In the method, the produced or isolated cannabinoids may be THC and/or CBN.

In the microwave irradiation of the method, the solvent is not particularly limited. The solvent may be, for example, a protonic polar solvent, or an aprotonic polar or non-polar solvent. The protonic polar solvent may be water, methanol, ethanol, propanol, isopropanol, or butanol. The aprotonic polar solvent may be dichloromethane, tetrahydrofuran, ethyl acetate, dimethylformamide, dimethyl sulfoxide, acetone, 2-butanone, or hexamethylphosphoramide. The non-polar solvent may be pentane, hexane, chloroform, or diethyl ether. The solvent may be C1-C12 alcohol, C3-C10 ester, C3-C10 ketone, C1-C6 unsubstituted or halogenated hydrocarbon, C2-C10 cyclic ether, a mixture thereof, or a mixture of one or more of the solvents and water. The solvent may be ethanol, propanol, butanol, ethyl acetate, acetone, 2-butanone, chloroform, dichloromethane, hexane, a mixture thereof, or an aqueous solution thereof. The hydrocarbon may be alkane, alkene, or alkyne. The aqueous solution may be a 50% to 99% ethanol aqueous solution. The C1-C12 alcohol may be C1-C6 alcohol, C1-C4 alcohol, or C2-C5 alcohol.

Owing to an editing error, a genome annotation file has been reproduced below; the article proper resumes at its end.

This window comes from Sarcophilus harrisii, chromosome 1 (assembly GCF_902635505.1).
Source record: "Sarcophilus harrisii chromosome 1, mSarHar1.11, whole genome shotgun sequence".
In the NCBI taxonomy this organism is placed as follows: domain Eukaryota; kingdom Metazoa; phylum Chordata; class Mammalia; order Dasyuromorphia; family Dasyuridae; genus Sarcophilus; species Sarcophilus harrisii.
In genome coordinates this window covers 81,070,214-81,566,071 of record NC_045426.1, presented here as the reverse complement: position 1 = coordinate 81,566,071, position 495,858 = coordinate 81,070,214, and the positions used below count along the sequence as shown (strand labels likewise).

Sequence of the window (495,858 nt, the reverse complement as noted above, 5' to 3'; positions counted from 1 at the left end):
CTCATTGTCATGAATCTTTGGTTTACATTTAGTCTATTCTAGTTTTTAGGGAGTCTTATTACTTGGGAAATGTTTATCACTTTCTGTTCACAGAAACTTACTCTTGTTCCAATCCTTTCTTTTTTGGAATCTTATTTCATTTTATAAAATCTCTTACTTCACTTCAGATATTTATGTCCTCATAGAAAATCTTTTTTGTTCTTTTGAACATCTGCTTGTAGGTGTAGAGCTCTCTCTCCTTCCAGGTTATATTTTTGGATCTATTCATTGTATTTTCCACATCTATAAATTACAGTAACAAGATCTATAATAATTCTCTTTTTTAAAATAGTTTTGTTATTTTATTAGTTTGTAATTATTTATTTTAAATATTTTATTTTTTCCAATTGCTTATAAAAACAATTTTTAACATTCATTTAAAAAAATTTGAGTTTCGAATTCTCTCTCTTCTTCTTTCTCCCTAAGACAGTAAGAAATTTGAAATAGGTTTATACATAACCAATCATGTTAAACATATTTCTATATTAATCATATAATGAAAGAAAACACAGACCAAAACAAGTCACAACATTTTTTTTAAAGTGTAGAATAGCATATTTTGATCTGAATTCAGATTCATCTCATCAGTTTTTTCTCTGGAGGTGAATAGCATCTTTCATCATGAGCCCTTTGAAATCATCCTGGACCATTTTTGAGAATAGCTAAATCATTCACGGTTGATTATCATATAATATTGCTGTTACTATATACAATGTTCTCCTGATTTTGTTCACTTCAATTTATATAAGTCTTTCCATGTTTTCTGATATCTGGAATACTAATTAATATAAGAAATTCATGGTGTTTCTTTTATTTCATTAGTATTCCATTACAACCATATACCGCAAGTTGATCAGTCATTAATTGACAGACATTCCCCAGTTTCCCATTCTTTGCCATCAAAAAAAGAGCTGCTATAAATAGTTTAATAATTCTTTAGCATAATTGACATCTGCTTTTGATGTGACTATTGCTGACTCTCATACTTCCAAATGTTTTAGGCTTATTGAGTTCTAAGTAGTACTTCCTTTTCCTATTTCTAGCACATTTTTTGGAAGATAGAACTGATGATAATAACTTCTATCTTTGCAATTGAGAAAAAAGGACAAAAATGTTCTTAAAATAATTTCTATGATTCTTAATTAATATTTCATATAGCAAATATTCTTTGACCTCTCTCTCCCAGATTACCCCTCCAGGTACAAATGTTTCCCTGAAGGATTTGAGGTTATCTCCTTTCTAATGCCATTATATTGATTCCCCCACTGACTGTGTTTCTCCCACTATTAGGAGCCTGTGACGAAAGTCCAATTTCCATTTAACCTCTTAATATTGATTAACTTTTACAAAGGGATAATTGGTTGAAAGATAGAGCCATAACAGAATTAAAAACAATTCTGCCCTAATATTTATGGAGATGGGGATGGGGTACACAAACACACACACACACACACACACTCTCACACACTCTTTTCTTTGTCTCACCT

The microwave irradiation may be carried out to convert 10% to 100%, for example, 20% to 100%, 25% to 100%, 30% to 100%, 50% to 100%, 80% to 100%, 90% to 100%, 95% to 100%, 97% to 100%, or 100% of one or more ingredients of CBD and THC included in the Cannabis sp. plant or the extract thereof into the CBN ingredient.

The reaction mixture may include one or more of CBD and THC dissolved in the solvent. One or more of CBD and THC may be included at a concentration of 1 ppm to a saturation concentration of one or more of CBD and THC for the corresponding solvent, 10 ppm to a saturation concentration of one or more of CBD and THC for the corresponding solvent, 50 ppm to a saturation concentration of one or more of CBD and THC for the corresponding solvent, 100 ppm to a saturation concentration of one or more of CBD and THC for the corresponding solvent, 200 ppm to a saturation concentration of one or more of CBD and THC for the corresponding solvent, 200 ppm to 10,000 ppm, 200 ppm to 5,000 ppm, 500 ppm to 10,000 ppm, 500 ppm to 5,000 ppm, or 500 ppm to 1,000 ppm.

The reaction mixture may include a cannabis extract including one or more of CBD and THC dissolved in the solvent. The extract may be included at a concentration of 1 ppm to a saturation concentration of one or more of CBD and THC for the corresponding solvent, 10 ppm to a saturation concentration of one or more of CBD and THC for the corresponding solvent, 50 ppm to a saturation concentration of one or more of CBD and THC for the corresponding solvent, 100 ppm to a saturation concentration of one or more of CBD and THC for the corresponding solvent, 200 ppm to a saturation concentration of one or more of CBD and THC for the corresponding solvent, 200 ppm to 10,000 ppm, 200 ppm to 5,000 ppm, 500 ppm to 10,000 ppm, 500 ppm to 5,000 ppm, or 500 ppm to 1,000 ppm.